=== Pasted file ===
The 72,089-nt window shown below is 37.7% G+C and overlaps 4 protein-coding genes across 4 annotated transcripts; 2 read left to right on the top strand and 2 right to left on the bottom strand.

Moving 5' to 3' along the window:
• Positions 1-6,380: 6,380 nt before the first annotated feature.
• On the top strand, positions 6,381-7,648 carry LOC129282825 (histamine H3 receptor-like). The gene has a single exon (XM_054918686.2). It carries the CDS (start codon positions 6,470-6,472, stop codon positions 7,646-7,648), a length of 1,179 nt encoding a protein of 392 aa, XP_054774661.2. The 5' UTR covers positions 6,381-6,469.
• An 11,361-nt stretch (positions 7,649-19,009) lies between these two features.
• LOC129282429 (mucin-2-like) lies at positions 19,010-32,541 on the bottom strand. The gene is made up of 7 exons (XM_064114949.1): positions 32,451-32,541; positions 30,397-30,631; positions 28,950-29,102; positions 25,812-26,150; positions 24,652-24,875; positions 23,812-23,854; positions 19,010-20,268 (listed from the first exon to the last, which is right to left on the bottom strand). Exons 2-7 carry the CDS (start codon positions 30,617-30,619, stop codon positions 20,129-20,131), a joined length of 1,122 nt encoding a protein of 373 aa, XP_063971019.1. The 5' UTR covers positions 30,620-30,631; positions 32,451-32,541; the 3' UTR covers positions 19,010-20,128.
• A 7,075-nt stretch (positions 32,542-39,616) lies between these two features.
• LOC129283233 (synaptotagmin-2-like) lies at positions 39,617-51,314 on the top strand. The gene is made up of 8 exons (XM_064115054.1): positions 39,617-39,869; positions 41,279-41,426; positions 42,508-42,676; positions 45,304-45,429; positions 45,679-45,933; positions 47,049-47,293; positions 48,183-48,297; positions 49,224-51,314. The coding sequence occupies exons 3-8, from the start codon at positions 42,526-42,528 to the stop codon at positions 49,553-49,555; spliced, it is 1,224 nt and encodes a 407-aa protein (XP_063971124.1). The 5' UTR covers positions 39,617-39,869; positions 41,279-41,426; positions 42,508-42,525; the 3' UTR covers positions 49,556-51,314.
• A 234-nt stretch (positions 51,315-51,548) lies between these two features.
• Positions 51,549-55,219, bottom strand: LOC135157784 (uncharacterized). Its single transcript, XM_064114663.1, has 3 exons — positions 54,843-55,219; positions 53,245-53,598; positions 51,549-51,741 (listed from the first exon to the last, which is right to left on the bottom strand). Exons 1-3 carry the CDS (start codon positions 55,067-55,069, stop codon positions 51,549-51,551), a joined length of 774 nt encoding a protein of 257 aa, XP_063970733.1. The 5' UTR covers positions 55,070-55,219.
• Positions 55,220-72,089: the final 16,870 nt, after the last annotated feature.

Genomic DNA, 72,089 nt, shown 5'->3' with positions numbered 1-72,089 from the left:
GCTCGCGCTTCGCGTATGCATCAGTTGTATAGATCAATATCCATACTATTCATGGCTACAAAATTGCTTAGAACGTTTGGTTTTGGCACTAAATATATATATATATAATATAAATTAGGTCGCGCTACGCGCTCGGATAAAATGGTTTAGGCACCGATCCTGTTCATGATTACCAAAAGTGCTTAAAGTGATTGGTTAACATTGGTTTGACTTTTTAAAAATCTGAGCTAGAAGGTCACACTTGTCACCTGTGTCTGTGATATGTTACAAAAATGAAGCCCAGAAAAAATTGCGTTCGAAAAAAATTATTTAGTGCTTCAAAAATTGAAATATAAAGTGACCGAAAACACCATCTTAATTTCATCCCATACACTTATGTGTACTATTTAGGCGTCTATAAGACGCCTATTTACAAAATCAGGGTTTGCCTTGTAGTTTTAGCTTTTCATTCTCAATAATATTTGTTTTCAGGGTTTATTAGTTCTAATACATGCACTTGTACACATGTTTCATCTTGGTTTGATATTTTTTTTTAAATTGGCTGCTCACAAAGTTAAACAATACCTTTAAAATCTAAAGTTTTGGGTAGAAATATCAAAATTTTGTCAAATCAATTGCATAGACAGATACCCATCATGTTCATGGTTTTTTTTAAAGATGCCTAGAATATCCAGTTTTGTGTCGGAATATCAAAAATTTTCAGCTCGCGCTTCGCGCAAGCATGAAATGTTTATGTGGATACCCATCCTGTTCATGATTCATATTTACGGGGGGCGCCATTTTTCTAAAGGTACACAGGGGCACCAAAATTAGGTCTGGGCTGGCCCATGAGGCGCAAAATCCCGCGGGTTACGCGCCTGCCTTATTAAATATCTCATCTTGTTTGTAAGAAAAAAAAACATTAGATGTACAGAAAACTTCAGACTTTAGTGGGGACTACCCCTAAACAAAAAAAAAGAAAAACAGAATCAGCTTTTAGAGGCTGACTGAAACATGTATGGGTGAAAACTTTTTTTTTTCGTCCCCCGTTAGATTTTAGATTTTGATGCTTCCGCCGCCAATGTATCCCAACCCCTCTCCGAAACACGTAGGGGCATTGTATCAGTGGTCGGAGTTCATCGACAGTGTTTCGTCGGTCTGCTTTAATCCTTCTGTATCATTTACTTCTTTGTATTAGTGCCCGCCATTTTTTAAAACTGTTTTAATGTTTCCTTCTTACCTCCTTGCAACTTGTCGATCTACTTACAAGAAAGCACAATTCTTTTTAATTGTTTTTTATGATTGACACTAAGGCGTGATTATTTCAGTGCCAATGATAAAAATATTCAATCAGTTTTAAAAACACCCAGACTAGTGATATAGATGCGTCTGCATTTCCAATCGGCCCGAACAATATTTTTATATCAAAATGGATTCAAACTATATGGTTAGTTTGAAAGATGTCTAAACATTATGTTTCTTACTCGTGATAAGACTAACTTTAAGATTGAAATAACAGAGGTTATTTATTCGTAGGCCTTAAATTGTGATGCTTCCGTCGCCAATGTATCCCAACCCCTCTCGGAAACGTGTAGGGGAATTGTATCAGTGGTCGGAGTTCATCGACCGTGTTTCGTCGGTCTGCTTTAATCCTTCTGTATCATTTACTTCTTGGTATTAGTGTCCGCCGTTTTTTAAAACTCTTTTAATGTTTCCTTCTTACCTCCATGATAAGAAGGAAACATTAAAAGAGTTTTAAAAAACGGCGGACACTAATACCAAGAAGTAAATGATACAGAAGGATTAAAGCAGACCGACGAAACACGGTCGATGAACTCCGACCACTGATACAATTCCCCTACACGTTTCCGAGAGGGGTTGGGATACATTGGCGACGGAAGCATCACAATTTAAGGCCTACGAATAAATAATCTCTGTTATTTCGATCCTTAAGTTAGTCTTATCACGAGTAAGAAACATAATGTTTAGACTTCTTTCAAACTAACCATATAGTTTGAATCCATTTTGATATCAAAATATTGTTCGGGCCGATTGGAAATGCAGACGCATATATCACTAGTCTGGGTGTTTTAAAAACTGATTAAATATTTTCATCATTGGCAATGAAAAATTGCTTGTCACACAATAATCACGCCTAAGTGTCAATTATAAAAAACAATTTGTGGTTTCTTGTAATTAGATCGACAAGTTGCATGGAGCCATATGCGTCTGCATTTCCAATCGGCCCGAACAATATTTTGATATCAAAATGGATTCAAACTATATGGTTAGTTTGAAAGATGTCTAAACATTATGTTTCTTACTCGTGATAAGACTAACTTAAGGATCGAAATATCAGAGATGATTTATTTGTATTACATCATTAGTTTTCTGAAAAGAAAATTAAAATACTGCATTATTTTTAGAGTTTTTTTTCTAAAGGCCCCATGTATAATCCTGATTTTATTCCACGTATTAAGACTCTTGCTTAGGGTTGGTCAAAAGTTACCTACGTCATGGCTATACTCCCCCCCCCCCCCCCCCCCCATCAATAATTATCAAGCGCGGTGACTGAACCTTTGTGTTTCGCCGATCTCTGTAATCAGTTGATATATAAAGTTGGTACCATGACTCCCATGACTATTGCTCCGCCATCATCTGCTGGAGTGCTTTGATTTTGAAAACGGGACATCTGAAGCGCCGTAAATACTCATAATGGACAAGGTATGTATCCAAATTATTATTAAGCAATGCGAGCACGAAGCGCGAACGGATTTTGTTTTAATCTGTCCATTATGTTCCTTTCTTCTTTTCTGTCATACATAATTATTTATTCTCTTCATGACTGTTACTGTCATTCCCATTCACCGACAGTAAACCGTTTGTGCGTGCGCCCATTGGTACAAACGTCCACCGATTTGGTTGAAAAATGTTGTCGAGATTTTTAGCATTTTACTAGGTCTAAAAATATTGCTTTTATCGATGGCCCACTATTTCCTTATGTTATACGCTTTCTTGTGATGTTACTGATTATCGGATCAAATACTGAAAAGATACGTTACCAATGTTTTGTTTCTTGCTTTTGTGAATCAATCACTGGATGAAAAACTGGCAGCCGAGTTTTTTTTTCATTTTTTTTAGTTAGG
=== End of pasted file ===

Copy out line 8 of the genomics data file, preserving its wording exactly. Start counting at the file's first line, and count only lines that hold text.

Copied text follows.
• LOC129283233 (synaptotagmin-2-like) lies at positions 39,617-51,314 on the top strand. The gene is made up of 8 exons (XM_064115054.1): positions 39,617-39,869; positions 41,279-41,426; positions 42,508-42,676; positions 45,304-45,429; positions 45,679-45,933; positions 47,049-47,293; positions 48,183-48,297; positions 49,224-51,314. The coding sequence occupies exons 3-8, from the start codon at positions 42,526-42,528 to the stop codon at positions 49,553-49,555; spliced, it is 1,224 nt and encodes a 407-aa protein (XP_063971124.1). The 5' UTR covers positions 39,617-39,869; positions 41,279-41,426; positions 42,508-42,525; the 3' UTR covers positions 49,556-51,314.